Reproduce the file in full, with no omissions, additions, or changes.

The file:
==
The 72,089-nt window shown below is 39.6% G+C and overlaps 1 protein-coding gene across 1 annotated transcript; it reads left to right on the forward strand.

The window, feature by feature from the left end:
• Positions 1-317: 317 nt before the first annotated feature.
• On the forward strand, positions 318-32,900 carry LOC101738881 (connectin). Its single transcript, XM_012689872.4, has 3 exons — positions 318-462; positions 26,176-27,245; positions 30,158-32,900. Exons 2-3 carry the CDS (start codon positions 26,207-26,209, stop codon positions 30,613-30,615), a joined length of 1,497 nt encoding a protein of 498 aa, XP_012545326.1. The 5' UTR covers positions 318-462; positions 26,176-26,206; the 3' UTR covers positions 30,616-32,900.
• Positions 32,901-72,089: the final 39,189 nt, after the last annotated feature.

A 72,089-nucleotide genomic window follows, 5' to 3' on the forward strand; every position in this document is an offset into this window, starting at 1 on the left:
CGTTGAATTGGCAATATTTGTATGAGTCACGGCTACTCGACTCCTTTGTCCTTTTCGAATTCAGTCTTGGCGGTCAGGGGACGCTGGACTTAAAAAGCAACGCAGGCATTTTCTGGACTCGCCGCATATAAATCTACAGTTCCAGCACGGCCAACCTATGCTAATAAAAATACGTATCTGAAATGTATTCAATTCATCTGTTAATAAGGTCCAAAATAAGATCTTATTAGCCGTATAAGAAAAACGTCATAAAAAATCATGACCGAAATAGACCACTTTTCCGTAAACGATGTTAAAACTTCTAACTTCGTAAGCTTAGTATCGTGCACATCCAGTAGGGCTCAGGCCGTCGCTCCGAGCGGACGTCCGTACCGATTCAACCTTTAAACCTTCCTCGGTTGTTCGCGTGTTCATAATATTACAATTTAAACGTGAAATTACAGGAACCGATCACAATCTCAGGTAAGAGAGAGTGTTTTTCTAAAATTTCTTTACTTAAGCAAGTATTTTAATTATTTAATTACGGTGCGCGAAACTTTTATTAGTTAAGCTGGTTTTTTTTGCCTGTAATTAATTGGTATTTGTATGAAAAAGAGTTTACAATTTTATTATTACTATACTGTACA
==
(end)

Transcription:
The 72,089-nt window shown below is 39.6% G+C and overlaps 1 protein-coding gene across 1 annotated transcript; it reads left to right on the forward strand.

The window, feature by feature from the left end:
• Positions 1-317: 317 nt before the first annotated feature.
• On the forward strand, positions 318-32,900 carry LOC101738881 (connectin). Its single transcript, XM_012689872.4, has 3 exons — positions 318-462; positions 26,176-27,245; positions 30,158-32,900. Exons 2-3 carry the CDS (start codon positions 26,207-26,209, stop codon positions 30,613-30,615), a joined length of 1,497 nt encoding a protein of 498 aa, XP_012545326.1. The 5' UTR covers positions 318-462; positions 26,176-26,206; the 3' UTR covers positions 30,616-32,900.
• Positions 32,901-72,089: the final 39,189 nt, after the last annotated feature.

A 72,089-nucleotide genomic window follows, 5' to 3' on the forward strand; every position in this document is an offset into this window, starting at 1 on the left:
CGTTGAATTGGCAATATTTGTATGAGTCACGGCTACTCGACTCCTTTGTCCTTTTCGAATTCAGTCTTGGCGGTCAGGGGACGCTGGACTTAAAAAGCAACGCAGGCATTTTCTGGACTCGCCGCATATAAATCTACAGTTCCAGCACGGCCAACCTATGCTAATAAAAATACGTATCTGAAATGTATTCAATTCATCTGTTAATAAGGTCCAAAATAAGATCTTATTAGCCGTATAAGAAAAACGTCATAAAAAATCATGACCGAAATAGACCACTTTTCCGTAAACGATGTTAAAACTTCTAACTTCGTAAGCTTAGTATCGTGCACATCCAGTAGGGCTCAGGCCGTCGCTCCGAGCGGACGTCCGTACCGATTCAACCTTTAAACCTTCCTCGGTTGTTCGCGTGTTCATAATATTACAATTTAAACGTGAAATTACAGGAACCGATCACAATCTCAGGTAAGAGAGAGTGTTTTTCTAAAATTTCTTTACTTAAGCAAGTATTTTAATTATTTAATTACGGTGCGCGAAACTTTTATTAGTTAAGCTGGTTTTTTTTGCCTGTAATTAATTGGTATTTGTATGAAAAAGAGTTTACAATTTTATTATTACTATACTGTACA